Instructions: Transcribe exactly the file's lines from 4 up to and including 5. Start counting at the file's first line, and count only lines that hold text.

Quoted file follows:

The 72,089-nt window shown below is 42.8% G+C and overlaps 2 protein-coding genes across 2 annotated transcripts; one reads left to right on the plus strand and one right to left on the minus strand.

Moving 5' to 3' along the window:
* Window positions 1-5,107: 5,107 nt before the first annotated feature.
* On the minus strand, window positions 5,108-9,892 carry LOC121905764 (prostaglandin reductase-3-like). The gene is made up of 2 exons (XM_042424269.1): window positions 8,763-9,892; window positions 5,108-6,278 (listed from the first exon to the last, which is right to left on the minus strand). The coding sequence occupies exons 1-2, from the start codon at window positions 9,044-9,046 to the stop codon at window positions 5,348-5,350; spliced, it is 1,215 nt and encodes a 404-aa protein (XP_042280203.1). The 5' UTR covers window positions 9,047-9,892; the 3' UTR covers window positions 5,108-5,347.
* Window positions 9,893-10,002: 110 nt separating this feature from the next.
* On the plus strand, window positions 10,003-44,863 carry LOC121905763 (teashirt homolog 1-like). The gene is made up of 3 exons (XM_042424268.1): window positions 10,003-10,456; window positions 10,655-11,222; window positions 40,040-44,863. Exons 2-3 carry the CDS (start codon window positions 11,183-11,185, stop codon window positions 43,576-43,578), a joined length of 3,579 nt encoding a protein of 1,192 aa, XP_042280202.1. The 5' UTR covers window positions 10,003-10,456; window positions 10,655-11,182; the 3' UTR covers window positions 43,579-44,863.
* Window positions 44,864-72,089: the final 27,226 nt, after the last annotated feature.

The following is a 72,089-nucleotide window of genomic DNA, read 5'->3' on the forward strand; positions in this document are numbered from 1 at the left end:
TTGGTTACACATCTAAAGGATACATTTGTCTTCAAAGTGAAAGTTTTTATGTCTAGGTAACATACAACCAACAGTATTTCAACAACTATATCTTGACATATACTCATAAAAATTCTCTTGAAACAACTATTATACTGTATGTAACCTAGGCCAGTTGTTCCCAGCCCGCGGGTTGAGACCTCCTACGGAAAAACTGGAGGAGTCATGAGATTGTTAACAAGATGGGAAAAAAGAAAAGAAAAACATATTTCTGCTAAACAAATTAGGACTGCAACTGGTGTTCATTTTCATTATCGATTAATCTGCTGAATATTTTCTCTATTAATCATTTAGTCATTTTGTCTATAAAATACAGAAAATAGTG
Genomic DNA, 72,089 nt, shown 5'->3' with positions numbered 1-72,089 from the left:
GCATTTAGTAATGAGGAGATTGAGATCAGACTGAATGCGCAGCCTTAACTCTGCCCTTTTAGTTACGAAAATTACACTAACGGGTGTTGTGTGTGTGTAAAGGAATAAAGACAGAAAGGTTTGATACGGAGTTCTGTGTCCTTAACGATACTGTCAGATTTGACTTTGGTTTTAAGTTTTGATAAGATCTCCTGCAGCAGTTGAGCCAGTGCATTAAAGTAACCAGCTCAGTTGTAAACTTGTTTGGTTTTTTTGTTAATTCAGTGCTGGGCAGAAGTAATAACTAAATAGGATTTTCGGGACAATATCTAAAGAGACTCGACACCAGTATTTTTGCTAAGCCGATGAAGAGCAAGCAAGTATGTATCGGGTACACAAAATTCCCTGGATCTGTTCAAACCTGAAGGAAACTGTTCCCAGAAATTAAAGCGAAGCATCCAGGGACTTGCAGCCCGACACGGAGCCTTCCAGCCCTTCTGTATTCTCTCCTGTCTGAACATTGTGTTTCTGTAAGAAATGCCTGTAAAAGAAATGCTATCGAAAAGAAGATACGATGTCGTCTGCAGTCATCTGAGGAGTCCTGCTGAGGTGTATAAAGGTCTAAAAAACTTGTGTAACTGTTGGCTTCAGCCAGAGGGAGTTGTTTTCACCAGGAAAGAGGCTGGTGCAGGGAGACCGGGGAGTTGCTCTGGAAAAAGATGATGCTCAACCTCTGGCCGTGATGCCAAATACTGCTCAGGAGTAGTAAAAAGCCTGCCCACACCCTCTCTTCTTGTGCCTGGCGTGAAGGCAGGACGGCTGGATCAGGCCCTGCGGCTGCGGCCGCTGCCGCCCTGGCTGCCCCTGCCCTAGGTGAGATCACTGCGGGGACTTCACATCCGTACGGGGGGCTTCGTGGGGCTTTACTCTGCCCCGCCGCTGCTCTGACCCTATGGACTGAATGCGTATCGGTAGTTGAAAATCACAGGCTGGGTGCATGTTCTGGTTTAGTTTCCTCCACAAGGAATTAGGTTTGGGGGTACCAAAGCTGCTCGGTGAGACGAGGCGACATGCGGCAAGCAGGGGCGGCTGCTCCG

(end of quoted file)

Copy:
* On the minus strand, window positions 5,108-9,892 carry LOC121905764 (prostaglandin reductase-3-like). The gene is made up of 2 exons (XM_042424269.1): window positions 8,763-9,892; window positions 5,108-6,278 (listed from the first exon to the last, which is right to left on the minus strand). The coding sequence occupies exons 1-2, from the start codon at window positions 9,044-9,046 to the stop codon at window positions 5,348-5,350; spliced, it is 1,215 nt and encodes a 404-aa protein (XP_042280203.1). The 5' UTR covers window positions 9,047-9,892; the 3' UTR covers window positions 5,108-5,347.
* Window positions 9,893-10,002: 110 nt separating this feature from the next.